Created on Thursday, 19 July 2007 07:15
Last Updated on Thursday, 19 July 2007 07:15
Vermont's reputation for great spring turkey hunting is well known, but hunters have now topped all previous records with reports of more than 5,000 turkeys taken in the state's April 28-29 youth hunt and May 1-31 season.
A preliminary count shows that Vermont hunters took 5,021 turkeys this spring, surpassing the previous record set last year at 4,649, according to the Vermont Fish & Wildlife Department.
"We still have license agents sending in reports of hunters who took turkeys, so the total will change before it is finalized," said Doug Blodgett, Vermont's lead wildlife biologist on wild turkeys. "This year's spring harvest set a new all-time record and Vermont hunters have had a record harvest in seven of the past 10 years."
"The tremendous success hunters have been having shows that the current Vermont turkey management strategy is working well," added Blodgett. "The current regulations emphasize quality spring hunting over allowing more liberal fall hunting opportunity. We know from recent public opinion surveys that there is a very high satisfaction level (90 percent) with the current season structure of Vermont's turkey program. With this kind of success, it's easy to see why."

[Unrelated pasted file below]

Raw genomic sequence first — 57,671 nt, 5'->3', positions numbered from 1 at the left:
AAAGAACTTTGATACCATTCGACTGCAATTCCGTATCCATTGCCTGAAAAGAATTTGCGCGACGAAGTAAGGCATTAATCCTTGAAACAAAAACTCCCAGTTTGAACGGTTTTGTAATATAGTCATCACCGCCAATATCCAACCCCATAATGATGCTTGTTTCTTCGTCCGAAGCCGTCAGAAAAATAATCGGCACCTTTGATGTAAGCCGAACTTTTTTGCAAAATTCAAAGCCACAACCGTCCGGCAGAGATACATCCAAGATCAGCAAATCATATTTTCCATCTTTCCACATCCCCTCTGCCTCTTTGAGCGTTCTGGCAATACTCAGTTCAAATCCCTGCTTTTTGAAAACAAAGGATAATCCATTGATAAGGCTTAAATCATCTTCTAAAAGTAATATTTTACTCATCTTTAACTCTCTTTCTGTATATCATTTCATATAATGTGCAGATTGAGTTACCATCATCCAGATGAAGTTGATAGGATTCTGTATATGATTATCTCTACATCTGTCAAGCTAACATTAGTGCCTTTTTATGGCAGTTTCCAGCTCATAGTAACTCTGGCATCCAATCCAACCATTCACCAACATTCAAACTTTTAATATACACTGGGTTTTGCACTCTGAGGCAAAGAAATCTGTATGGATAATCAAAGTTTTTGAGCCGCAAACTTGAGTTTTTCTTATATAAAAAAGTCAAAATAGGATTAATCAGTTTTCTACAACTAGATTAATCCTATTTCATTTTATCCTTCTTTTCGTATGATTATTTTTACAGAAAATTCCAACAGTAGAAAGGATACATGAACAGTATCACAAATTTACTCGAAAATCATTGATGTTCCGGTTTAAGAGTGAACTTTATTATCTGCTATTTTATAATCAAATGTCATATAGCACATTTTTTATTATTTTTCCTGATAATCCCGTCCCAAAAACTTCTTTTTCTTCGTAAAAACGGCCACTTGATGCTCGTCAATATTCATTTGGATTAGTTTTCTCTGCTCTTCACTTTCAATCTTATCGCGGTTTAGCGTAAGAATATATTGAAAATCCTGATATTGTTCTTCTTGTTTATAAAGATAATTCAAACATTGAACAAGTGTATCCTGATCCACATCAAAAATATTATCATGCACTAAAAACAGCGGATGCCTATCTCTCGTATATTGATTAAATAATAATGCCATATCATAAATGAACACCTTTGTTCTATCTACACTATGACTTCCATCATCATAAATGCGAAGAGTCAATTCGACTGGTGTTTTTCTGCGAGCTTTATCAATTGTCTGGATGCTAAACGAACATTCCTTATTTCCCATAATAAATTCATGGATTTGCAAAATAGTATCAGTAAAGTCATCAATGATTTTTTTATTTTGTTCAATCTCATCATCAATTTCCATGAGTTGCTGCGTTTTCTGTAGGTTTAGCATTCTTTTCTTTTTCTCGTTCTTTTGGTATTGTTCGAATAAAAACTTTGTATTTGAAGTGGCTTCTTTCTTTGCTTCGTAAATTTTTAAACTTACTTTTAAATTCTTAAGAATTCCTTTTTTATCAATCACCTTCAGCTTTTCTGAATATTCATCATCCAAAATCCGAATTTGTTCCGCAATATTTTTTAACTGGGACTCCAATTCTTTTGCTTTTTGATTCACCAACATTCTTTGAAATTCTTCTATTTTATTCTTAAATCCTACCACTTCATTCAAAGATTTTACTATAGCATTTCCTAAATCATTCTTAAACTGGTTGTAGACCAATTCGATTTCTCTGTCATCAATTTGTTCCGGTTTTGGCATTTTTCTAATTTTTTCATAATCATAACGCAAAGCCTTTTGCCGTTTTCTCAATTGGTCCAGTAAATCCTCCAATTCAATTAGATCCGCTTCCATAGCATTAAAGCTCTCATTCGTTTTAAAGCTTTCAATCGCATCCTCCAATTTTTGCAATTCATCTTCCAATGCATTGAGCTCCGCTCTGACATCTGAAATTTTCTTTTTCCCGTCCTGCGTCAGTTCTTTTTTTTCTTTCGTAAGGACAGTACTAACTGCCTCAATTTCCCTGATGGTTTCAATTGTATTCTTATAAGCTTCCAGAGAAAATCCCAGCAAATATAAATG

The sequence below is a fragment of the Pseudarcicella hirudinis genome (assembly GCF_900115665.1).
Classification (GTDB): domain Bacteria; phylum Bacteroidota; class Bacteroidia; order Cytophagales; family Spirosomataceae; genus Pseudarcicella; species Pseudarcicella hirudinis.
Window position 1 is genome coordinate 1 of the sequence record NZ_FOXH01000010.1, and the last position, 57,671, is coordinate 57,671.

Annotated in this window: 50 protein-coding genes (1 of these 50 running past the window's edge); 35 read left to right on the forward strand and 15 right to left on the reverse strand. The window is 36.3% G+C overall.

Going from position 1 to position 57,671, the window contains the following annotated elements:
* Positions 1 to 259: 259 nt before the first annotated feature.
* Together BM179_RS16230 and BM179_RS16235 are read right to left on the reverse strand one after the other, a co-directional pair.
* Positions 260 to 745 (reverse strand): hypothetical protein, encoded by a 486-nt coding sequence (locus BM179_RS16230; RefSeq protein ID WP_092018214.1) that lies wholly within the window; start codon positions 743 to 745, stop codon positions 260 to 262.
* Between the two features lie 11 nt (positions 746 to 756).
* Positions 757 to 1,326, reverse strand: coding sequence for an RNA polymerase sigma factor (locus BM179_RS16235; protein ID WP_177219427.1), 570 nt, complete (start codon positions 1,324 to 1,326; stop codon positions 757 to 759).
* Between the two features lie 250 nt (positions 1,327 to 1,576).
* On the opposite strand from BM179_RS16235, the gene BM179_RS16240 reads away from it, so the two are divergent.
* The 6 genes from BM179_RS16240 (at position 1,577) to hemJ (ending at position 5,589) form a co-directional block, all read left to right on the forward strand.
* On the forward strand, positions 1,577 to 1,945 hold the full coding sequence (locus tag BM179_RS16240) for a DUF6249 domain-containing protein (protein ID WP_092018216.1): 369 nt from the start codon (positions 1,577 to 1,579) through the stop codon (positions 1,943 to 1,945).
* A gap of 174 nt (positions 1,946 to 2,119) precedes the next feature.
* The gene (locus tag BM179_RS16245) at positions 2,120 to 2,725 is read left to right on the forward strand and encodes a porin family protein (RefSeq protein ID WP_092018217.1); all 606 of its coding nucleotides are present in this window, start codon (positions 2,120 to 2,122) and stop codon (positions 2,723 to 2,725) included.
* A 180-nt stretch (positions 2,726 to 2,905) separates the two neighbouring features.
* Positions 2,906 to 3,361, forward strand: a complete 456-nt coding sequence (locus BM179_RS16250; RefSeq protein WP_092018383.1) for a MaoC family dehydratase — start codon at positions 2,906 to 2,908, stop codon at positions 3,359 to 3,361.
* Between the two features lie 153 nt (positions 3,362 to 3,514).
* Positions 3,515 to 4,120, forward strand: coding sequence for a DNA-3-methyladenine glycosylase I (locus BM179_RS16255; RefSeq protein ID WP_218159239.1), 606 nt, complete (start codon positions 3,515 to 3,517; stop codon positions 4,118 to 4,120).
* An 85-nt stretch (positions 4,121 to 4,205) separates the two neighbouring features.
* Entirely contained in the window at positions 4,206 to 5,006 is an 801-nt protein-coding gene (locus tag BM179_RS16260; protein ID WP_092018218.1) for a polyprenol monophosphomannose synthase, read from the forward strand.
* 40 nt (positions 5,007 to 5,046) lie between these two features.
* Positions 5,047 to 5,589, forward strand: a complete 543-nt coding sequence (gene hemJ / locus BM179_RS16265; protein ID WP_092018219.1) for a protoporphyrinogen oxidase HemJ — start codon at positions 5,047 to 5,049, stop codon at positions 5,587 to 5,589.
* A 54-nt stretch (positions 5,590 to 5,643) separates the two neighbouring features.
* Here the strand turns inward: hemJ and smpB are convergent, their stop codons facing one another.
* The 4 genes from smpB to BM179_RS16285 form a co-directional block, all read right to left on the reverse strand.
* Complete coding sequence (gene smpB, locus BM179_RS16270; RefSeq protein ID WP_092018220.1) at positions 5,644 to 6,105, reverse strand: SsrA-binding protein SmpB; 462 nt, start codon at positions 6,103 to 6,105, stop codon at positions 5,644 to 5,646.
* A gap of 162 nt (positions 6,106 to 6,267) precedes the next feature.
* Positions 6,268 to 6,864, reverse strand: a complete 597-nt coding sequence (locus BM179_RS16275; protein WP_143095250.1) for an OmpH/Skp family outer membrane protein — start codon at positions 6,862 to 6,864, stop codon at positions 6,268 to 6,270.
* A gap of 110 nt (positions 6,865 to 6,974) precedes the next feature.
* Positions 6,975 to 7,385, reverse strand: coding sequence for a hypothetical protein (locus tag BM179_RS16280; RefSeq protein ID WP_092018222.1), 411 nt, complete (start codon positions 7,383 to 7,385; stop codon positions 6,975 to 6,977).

Vermont's turkey population is now estimated at approximately 50,000 birds, representing one of Vermont's most successful wildlife restoration efforts. All of Vermont's wild turkeys originated from 31 wild birds that were live-trapped near the Pennsylvania border in New York in 1969 and 1970. Wild turkeys previously existed in Vermont until the mid-1800s and disappeared soon after.
In addition to high quality spring hunting, Vermont also has fall hunting seasons for turkeys in most of its Wildlife Management Units (WMUs). A hunting license and turkey hunting license are required, and a hunter may take one turkey of either sex.
An October 6-19 archery season is open in WMUs F1, F2, G, H1, H2, I, J1, J2, K1, K2, L, M1, M2, N, O1, O2, P, and Q. WMU H1 also remains open for archery hunting from October 20 through 26.
A seven-day shotgun season is open October 20 through 26 in WMUs G, H2, I, J1, J2, L, M1, M2, O1, O2, P, and Q.
A 16-day shotgun season is open October 20 through November 4 in WMUs F1, F2, K1, K2, and N.
Blodgett added that turkey hunting prospects in Vermont look very good due to spring weather being favorable for nesting success this year.
For more information, contact the Vermont Fish & Wildlife Department at 802-241-3700 or visit their website (www.vtfishandwildlife.com